“One should not make the mistake of assuming that Goethe recommended a naïve or pre-critical view. Goethe accepted the essential role of the mind’s activity in rendering experience meaningful. What he disagreed with was Kant’s contention that what is revealed by the mind is not things as they are in themselves but only as they appear to the human intellect.”[xii]
The philosophical paradox of Goethe and Kant holds tension. Yet it is in this holding of the tension between such opposites where we may find wholeness in the Western scientific worldview. It is the quaternary, the squaring of the circle along the axes of evaluative and non-evaluative modes of perception.[xiii] No wonder Carl Jung loved Goethe’s work so much...
As an herbalist who endeavors to not only help improve the lives of those who seek my guidance but whom also attempts to continually develop a deeper understanding of myself and of the plant kingdom, Goethe’s way of science is teaching me to embrace and trust my observations as valuable and legitimate sources of information. And in so doing, I evolve as I give birth to new organs of perception. I am able to perceive, both inwardly and outwardly, a developing landscape of wholeness.
In my view, this is the entire point of a Goethean Plant Study and why I am so passionate about guiding this process with others who also desire to learn more about the plants, who strive to evolve as clinicians, as herbalists, and as human beings. Once we have arrived at the end of a Goethean Plant Study, we are no longer the same as when we began. As Goethe wrote, “Every new object, clearly seen, opens up a new organ of perception in us”.[xiv] It is in this way that the Goethean process teaches us a new way of seeing, perceiving, observing all phenomena, including ourselves.
Learning to Listen with Soft Eyes
Before describing the beautifully enriching Goethean plant study of White Pine, I want to elaborate upon a concept known as dyadic communication and how it is relevant to the Goethean way of studying plants. This is a concept that my dear friend and business partner Brooke Sackenheim has used to describe our plant-centered mission here at Sovereignty Herbs. It is a brilliant use of the term ‘dyadic’, and am grateful she has brought it to my attention. Let me explain…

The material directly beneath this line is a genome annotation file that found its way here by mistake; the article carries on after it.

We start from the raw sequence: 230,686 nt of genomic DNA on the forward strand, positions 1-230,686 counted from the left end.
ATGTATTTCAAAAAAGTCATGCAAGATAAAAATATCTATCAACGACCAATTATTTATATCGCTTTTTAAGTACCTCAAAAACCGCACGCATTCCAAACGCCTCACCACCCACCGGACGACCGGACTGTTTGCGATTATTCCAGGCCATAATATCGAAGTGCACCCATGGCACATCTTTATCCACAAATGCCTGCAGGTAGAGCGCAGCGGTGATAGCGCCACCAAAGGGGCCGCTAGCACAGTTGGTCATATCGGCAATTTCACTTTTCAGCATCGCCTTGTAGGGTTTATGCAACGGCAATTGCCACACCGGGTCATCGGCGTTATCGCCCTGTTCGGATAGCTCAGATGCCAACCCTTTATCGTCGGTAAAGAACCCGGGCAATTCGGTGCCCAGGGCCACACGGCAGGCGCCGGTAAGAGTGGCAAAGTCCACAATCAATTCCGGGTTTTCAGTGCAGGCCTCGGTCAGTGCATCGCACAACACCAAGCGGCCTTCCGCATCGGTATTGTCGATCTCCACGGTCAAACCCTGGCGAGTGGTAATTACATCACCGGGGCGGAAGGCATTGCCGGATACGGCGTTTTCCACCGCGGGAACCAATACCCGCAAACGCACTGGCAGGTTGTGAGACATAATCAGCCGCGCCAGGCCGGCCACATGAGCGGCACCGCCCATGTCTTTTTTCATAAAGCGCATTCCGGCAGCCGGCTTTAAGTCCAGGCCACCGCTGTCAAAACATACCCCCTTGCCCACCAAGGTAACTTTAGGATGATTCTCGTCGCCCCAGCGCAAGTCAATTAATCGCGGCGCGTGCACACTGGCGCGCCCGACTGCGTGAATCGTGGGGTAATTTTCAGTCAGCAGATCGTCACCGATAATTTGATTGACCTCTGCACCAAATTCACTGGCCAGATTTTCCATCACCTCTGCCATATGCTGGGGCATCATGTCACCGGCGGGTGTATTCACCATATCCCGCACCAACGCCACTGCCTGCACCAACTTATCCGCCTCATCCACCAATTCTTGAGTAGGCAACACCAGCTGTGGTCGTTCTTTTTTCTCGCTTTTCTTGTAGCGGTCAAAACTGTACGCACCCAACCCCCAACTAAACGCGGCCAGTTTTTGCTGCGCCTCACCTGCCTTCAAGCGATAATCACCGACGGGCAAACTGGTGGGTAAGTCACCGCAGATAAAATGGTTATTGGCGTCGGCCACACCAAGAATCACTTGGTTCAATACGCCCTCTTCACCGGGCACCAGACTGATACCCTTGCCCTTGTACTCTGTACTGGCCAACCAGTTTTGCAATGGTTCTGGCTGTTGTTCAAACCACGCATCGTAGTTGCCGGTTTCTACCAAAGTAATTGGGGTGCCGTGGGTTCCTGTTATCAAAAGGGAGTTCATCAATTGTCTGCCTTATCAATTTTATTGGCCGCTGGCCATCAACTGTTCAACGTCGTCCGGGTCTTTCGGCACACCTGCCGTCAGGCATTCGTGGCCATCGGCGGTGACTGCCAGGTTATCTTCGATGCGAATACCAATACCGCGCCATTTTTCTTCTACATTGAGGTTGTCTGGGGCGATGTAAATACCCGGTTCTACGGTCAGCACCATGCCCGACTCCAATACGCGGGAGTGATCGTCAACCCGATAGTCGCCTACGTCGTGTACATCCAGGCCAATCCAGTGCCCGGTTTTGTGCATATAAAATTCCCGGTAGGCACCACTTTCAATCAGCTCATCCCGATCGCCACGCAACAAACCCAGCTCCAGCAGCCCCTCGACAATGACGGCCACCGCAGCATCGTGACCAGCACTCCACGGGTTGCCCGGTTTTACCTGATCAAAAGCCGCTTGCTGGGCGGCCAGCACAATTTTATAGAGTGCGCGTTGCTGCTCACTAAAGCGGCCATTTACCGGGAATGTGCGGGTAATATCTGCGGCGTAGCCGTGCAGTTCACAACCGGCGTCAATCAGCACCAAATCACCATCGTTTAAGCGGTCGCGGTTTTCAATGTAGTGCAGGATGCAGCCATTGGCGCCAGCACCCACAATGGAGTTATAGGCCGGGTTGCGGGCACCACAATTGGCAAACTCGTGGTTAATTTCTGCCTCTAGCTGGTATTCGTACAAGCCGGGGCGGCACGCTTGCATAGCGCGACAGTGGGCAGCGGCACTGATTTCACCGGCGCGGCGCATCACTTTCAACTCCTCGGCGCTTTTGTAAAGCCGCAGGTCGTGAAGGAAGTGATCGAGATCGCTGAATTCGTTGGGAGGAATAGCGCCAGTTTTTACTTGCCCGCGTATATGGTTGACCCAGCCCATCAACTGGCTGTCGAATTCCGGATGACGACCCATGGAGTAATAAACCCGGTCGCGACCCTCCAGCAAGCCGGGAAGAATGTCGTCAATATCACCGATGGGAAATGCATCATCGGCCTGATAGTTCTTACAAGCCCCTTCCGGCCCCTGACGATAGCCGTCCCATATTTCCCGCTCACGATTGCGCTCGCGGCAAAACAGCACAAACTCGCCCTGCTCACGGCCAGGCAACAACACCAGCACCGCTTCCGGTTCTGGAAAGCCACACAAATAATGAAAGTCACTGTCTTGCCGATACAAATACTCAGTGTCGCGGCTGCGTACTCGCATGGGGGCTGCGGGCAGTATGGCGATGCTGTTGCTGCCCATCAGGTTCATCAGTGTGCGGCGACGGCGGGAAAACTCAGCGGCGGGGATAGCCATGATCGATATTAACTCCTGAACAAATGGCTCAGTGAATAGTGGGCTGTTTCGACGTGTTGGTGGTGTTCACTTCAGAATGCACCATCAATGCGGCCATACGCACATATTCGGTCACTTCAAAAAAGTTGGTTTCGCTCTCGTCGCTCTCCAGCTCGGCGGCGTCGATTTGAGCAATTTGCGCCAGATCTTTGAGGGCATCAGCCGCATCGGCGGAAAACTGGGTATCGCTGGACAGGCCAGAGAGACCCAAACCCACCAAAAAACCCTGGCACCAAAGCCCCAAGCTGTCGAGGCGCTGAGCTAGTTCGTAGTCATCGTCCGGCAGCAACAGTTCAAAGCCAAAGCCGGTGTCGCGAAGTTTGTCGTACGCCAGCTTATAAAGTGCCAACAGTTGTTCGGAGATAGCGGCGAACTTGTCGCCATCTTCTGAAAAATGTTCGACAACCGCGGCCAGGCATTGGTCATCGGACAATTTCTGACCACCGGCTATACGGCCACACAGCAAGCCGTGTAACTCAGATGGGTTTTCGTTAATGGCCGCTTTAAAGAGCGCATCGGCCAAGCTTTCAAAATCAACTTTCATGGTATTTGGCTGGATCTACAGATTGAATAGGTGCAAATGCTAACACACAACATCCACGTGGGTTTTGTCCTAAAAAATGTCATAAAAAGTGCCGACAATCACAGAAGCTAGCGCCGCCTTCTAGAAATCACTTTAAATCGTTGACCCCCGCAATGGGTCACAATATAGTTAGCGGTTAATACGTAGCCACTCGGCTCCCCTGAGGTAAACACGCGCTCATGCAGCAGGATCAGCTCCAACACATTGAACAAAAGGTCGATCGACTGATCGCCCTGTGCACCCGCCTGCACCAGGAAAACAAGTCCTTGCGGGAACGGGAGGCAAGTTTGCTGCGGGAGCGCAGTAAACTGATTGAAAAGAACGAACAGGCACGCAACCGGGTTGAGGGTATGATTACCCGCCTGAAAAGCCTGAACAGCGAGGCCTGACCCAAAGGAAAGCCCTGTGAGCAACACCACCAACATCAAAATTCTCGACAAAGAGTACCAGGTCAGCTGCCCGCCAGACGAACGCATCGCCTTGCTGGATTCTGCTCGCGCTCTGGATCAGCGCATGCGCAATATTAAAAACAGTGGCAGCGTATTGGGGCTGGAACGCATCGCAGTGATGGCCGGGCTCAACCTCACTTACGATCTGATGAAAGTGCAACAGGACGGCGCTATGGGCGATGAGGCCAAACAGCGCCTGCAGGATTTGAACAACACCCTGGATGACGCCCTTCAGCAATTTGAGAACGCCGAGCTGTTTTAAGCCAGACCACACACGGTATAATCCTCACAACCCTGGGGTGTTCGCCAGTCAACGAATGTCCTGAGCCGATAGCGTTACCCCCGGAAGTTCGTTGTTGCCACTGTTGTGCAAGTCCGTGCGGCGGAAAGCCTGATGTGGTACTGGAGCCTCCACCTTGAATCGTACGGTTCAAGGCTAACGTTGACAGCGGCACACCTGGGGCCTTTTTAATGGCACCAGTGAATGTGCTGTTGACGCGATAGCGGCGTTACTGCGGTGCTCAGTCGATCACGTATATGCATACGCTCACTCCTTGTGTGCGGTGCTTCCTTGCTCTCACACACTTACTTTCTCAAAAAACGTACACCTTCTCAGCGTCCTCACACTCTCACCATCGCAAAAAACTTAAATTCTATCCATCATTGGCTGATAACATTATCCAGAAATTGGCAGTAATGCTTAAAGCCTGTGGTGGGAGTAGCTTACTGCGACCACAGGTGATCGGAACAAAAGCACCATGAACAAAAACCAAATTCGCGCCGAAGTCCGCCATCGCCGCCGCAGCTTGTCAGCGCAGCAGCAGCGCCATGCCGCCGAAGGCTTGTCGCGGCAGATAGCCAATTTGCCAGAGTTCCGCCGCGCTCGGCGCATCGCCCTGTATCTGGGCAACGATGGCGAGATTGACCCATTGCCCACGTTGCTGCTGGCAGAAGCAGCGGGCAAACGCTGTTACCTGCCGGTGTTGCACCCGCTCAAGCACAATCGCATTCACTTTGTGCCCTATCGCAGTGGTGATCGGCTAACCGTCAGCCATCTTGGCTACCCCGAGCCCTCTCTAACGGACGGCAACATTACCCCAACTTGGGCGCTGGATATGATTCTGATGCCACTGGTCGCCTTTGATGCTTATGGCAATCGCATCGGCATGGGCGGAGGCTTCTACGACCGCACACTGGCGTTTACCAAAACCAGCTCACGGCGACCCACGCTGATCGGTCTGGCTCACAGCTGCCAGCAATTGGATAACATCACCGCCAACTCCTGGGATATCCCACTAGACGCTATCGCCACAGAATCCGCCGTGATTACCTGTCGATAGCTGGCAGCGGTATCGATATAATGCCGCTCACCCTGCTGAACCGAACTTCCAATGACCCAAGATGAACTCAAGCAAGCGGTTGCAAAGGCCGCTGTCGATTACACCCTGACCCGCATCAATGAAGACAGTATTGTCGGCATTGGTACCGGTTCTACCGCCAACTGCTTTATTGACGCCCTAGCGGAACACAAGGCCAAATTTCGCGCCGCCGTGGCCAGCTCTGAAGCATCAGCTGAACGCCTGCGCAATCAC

I am often asked by students and herbal colleagues if the Goethean plant study process is about plant communication or learning how to communicate with plants. I answer this question by asking the questions: What do we mean exactly by plant communication? Do we mean that we talk to the plants and tell them things about ourselves? Or does it mean we ‘hear’ the plants speaking to us…providing us with never-before-told truths about ourselves and the world around us? About themselves and their medicine?
If the answer to these latter questions is yes, then I could accept one’s attempt to describe the Goethean way of studying plants as a means of communication. That is, if we define communication as an exchange of information. There is much information to be received through these plant studies; there is much to be observed and perceived through our patient gaze, attentive mind, and open heart.
However, when I think of term ‘communication’, I am torn between the concepts of dialogue and diatribe. In this way, the Goethean plant study process is less about plant communication and more about learning how to ‘listen’.
For example, I often tell my students that they must forget everything they think they know about the plant we are studying…at least while the study process is taking place. I even ask them not to call the plant by its human-given name, English or otherwise. For even in that second, when we give a plant a name, a label, we inevitably stop listening. "You are white pine, and you are this and you are that, and I can use you for this or that..."...and it just. keeps. going. A regurgitation of ‘facts’ filed away in the brain's archive of 'know it all-ness'. The place of ego and shadow, comparison and projection.